- Thomas Woolner 1825–1892
- Unconfirmed: 254 × 178 × 206 mm
- Transferred from the National Portrait Gallery, London 2015
One way to honour greatness during the nineteenth century was to take a plaster cast of the face after death. Turner’s mask is attributed to the Pre-Raphaelite sculptor Thomas Woolner, a great admirer and collector of the older artist’s works. Woolner often used death masks as the basis for portrait busts of his subjects and he probably intended to create a posthumous tribute to Turner. He did the same for a number of other Victorian luminaries, including the writer, Charles Dickens.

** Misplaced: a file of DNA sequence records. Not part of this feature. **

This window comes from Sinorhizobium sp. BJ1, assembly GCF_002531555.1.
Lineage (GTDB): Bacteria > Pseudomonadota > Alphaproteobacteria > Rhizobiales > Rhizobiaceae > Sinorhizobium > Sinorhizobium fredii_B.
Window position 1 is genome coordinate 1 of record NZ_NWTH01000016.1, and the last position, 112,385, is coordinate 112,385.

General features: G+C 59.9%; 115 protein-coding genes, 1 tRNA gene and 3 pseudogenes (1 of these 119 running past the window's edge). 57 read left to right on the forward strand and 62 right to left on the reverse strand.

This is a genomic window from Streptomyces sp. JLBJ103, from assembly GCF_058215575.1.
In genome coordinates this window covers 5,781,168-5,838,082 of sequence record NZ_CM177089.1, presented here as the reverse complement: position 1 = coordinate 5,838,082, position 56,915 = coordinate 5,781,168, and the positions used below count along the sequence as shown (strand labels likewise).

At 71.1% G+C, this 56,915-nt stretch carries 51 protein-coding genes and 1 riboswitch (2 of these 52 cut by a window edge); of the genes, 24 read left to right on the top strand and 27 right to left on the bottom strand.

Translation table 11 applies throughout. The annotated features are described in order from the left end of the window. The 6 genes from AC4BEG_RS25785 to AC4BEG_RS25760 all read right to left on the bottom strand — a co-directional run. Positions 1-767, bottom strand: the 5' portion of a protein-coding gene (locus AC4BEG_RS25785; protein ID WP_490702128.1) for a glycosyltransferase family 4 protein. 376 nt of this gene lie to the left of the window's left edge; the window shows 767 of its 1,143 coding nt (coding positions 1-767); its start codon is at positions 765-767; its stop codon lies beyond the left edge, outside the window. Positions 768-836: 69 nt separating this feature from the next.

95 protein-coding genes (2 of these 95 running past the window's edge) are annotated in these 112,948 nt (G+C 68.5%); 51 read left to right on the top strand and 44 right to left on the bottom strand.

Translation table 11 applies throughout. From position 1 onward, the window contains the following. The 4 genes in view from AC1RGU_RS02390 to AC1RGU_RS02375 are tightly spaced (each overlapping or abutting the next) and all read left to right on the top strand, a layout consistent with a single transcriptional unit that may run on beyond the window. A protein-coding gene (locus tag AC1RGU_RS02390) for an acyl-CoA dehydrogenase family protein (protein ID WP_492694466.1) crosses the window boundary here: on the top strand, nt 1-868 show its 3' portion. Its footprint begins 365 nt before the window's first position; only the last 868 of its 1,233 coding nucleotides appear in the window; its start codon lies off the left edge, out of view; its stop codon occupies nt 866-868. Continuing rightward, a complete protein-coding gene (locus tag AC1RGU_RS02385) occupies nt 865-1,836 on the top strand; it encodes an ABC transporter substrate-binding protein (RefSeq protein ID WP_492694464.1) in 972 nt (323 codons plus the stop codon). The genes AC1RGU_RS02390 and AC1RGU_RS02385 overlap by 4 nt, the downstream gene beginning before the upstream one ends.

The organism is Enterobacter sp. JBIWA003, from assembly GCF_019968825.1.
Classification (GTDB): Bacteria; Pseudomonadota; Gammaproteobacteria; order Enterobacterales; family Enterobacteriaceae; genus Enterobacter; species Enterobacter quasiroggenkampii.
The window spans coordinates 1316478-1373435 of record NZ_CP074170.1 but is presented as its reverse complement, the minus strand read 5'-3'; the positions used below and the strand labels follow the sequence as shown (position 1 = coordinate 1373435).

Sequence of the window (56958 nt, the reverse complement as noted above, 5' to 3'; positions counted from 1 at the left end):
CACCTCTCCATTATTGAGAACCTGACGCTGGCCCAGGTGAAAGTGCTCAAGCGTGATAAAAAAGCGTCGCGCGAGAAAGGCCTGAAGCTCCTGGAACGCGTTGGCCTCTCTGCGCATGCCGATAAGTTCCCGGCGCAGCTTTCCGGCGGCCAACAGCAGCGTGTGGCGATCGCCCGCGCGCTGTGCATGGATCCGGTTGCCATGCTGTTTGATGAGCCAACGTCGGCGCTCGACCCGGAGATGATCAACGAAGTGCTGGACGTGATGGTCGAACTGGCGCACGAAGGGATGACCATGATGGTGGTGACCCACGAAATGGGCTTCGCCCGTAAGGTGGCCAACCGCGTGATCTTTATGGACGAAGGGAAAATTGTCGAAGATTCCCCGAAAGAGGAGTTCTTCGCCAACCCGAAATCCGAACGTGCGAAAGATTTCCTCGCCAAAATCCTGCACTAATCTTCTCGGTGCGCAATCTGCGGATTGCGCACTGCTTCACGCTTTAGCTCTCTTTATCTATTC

Gallery label, February 2010
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